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Canadian fighter jets to support NATO response to Ukraine crisis

Canadian CF-18s are seent at CFB Cold Lake, Alta. The Canadian government is deploying six CF-18 fighter jets to help NATO allies in Europe as the crisis in eastern Ukraine deepens.


The Canadian government is deploying six CF-18 fighter jets to help NATO allies in Europe as the crisis in eastern Ukraine deepens.

It will also lend more military personnel to the alliance as it steps up patrols over the skies of eastern European NATO member countries. Prime Minister Harper announced the measures Thursday morning in Ottawa.

The fighters will operate out of Lask, Poland, and were are being sent in response to a request from NATO, Mr. Harper said.

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The news came one day after NATO announced it would increase its presence in Eastern Europe by sending additional forces to former Soviet countries as part of a reassurance package for Ukraine. At least six NATO members, including the United States and Britain, said earlier this week that they would contribute fighter jets as part of the reassurance efforts, and NATO has increased air patrols over Eastern European member states in the past month.

NATO Secretary-General Anders Fogh Rasmussen said on Wednesday that the alliance has the resources it needs to bolster its presence in Eastern Europe and expected other NATO members to come forward with additional contributions.

Several Eastern European leaders had requested an increased military presence in the region amid concerns that Russian President Vladimir Putin could set his sights beyond Ukraine. Additional NATO deployments announced are aimed at "deterrence and de-escalation," Mr. Rasmussen said on Wednesday, adding that more would follow if necessary.

Mr. Harper said on Thursday that Canada is concerned about Russian "expansionism" in Ukraine. "I believe this to be a long-term, serious threat to global peace and security," Mr. Harper said, adding that Canada is prepared to help allies through NATO to counter Russia's actions.

Officials from the United States, European Union, Russia and Ukraine held talks in Geneva on Thursday in an effort to ease growing tensions in Eastern Ukraine, where pro-Russian separatists have taken control of government buildings in a number of cities. Speaking after the meetings, Russian Foreign Minister Sergey Lavrov said diplomats had agreed to establish a national dialogue to ensure that peoples' rights are protected. He added that pro-Russian protesters in eastern Ukraine would be granted amnesty unless they are found guilty of capital crimes.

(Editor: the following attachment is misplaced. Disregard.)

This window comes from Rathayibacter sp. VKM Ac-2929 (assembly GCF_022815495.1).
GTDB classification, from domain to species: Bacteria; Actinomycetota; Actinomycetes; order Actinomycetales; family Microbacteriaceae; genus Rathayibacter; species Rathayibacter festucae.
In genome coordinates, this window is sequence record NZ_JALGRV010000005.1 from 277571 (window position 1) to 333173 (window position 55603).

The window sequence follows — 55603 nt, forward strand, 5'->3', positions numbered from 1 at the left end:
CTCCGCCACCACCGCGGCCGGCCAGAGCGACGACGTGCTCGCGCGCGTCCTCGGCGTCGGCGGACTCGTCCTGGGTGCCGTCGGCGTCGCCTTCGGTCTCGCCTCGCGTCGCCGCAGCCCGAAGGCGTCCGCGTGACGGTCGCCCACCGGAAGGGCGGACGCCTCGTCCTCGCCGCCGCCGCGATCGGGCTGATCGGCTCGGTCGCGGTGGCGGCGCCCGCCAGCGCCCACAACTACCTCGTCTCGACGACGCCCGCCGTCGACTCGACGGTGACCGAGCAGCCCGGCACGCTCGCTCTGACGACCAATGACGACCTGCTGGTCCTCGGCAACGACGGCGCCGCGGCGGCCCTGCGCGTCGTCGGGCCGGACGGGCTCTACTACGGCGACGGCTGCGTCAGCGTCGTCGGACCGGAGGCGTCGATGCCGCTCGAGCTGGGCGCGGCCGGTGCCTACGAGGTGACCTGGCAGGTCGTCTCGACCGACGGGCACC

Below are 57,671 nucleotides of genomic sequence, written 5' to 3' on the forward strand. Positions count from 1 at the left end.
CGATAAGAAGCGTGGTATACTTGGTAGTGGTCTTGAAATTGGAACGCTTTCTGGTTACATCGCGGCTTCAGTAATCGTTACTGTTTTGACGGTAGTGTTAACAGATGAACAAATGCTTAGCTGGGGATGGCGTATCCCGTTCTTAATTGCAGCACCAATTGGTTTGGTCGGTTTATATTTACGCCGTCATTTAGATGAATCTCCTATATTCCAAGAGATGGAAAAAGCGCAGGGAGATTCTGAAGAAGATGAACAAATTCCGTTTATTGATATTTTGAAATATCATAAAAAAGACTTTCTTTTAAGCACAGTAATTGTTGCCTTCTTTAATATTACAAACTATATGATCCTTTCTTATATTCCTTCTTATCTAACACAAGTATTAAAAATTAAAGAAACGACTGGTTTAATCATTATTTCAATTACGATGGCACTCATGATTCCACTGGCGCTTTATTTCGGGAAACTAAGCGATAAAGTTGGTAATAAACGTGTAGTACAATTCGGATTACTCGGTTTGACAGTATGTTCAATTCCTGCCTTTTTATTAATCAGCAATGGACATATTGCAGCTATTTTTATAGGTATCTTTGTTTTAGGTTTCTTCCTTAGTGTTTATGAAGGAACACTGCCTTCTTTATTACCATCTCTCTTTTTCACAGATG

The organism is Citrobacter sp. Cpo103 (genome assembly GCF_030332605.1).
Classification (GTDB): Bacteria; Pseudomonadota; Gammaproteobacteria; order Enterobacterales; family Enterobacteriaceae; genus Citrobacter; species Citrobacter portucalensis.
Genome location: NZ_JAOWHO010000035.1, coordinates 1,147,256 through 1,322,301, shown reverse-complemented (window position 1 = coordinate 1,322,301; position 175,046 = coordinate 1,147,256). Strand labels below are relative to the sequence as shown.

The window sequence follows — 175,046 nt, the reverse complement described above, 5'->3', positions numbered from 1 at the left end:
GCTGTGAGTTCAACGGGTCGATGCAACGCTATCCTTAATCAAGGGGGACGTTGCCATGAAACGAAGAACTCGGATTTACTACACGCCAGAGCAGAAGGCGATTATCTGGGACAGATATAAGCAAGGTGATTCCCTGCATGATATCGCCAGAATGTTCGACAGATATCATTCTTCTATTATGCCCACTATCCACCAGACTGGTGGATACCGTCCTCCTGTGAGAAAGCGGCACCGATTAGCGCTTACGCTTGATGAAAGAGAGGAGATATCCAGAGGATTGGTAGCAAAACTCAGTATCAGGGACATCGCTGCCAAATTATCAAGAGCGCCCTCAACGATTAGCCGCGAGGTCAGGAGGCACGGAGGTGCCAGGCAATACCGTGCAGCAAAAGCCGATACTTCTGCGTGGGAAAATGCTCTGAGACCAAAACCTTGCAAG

Since the crisis in Ukraine began, Canada has imposed visa bans and sanctions on a number of Russian officials and recalled its ambassador to Moscow for consultations. Mr. Harper and Mr. Baird have publicly scolded Russia over its actions in Ukraine but had not until Thursday offered military assistance to the region.

Canada has also committed $220-million aimed at restoring economic stability in Ukraine.

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Foreign Affairs Minister John Baird is expected to visit allies in the region next week, with stops in the Czech Republic, Slovakia, Poland, Latvia and Estonia.

"Canada remains steadfast in its support for Ukraine and will not stand idly by while its sovereignty and territorial integrity are threatened," Mr. Harper said in a written statement. "Together with our allies, we will continue to monitor events closely and take coordinated action to enhance Europe's security and show our support for the people of Ukraine."

With a report from Associated Press

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About the Authors
Parliamentary reporter

Steven Chase has covered federal politics in Ottawa for The Globe since mid-2001, arriving there a few months before 9/11. He previously worked in the paper's Vancouver and Calgary bureaus. Prior to that, he reported on Alberta politics for the Calgary Herald and the Calgary Sun, and on national issues for Alberta Report. More

Parliamentary reporter

Kim Mackrael has been a reporter for The Globe and Mail since 2011. She joined the Ottawa bureau Sept. 2012. More


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